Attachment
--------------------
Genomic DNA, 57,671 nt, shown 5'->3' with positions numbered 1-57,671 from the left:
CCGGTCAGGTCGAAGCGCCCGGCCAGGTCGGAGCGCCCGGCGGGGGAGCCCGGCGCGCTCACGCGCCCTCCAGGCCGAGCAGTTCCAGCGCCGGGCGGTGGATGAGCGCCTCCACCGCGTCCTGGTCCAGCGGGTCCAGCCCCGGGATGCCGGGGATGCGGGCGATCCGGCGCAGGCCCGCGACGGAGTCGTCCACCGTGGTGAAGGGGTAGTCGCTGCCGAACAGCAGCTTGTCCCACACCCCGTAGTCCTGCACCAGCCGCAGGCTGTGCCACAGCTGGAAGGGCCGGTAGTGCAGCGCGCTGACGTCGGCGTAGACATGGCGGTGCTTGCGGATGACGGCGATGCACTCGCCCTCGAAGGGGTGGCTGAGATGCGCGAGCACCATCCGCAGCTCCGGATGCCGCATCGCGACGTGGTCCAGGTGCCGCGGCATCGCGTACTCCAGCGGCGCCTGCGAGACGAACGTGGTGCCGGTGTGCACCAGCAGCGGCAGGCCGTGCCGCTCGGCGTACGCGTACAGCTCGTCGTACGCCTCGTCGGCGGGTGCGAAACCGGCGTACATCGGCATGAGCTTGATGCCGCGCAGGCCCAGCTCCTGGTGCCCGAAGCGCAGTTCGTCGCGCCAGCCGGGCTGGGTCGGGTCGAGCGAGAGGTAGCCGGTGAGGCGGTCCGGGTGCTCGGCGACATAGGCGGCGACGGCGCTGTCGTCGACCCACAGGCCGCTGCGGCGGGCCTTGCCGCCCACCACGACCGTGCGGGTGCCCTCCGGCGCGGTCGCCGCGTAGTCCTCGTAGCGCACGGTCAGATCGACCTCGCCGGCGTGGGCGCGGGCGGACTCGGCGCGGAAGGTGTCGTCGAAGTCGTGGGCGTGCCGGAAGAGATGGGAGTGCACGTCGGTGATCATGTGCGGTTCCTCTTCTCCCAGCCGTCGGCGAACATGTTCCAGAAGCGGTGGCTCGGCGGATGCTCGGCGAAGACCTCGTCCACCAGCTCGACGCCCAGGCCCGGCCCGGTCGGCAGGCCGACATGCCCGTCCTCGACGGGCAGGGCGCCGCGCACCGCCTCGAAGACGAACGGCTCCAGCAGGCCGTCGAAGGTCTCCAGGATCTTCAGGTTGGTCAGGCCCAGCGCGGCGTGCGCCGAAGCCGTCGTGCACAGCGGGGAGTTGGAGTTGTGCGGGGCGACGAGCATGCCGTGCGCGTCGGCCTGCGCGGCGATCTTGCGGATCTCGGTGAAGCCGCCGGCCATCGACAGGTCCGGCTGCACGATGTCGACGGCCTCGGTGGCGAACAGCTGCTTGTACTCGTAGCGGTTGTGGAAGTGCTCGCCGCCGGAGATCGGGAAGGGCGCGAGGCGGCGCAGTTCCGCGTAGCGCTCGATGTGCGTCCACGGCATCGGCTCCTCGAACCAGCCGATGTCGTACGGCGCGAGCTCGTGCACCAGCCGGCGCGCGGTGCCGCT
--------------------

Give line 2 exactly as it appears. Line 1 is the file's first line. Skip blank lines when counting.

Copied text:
CCGGTCAGGTCGAAGCGCCCGGCCAGGTCGGAGCGCCCGGCGGGGGAGCCCGGCGCGCTCACGCGCCCTCCAGGCCGAGCAGTTCCAGCGCCGGGCGGTGGATGAGCGCCTCCACCGCGTCCTGGTCCAGCGGGTCCAGCCCCGGGATGCCGGGGATGCGGGCGATCCGGCGCAGGCCCGCGACGGAGTCGTCCACCGTGGTGAAGGGGTAGTCGCTGCCGAACAGCAGCTTGTCCCACACCCCGTAGTCCTGCACCAGCCGCAGGCTGTGCCACAGCTGGAAGGGCCGGTAGTGCAGCGCGCTGACGTCGGCGTAGACATGGCGGTGCTTGCGGATGACGGCGATGCACTCGCCCTCGAAGGGGTGGCTGAGATGCGCGAGCACCATCCGCAGCTCCGGATGCCGCATCGCGACGTGGTCCAGGTGCCGCGGCATCGCGTACTCCAGCGGCGCCTGCGAGACGAACGTGGTGCCGGTGTGCACCAGCAGCGGCAGGCCGTGCCGCTCGGCGTACGCGTACAGCTCGTCGTACGCCTCGTCGGCGGGTGCGAAACCGGCGTACATCGGCATGAGCTTGATGCCGCGCAGGCCCAGCTCCTGGTGCCCGAAGCGCAGTTCGTCGCGCCAGCCGGGCTGGGTCGGGTCGAGCGAGAGGTAGCCGGTGAGGCGGTCCGGGTGCTCGGCGACATAGGCGGCGACGGCGCTGTCGTCGACCCACAGGCCGCTGCGGCGGGCCTTGCCGCCCACCACGACCGTGCGGGTGCCCTCCGGCGCGGTCGCCGCGTAGTCCTCGTAGCGCACGGTCAGATCGACCTCGCCGGCGTGGGCGCGGGCGGACTCGGCGCGGAAGGTGTCGTCGAAGTCGTGGGCGTGCCGGAAGAGATGGGAGTGCACGTCGGTGATCATGTGCGGTTCCTCTTCTCCCAGCCGTCGGCGAACATGTTCCAGAAGCGGTGGCTCGGCGGATGCTCGGCGAAGACCTCGTCCACCAGCTCGACGCCCAGGCCCGGCCCGGTCGGCAGGCCGACATGCCCGTCCTCGACGGGCAGGGCGCCGCGCACCGCCTCGAAGACGAACGGCTCCAGCAGGCCGTCGAAGGTCTCCAGGATCTTCAGGTTGGTCAGGCCCAGCGCGGCGTGCGCCGAAGCCGTCGTGCACAGCGGGGAGTTGGAGTTGTGCGGGGCGACGAGCATGCCGTGCGCGTCGGCCTGCGCGGCGATCTTGCGGATCTCGGTGAAGCCGCCGGCCATCGACAGGTCCGGCTGCACGATGTCGACGGCCTCGGTGGCGAACAGCTGCTTGTACTCGTAGCGGTTGTGGAAGTGCTCGCCGCCGGAGATCGGGAAGGGCGCGAGGCGGCGCAGTTCCGCGTAGCGCTCGATGTGCGTCCACGGCATCGGCTCCTCGAACCAGCCGATGTCGTACGGCGCGAGCTCGTGCACCAGCCGGCGCGCGGTGCCGCT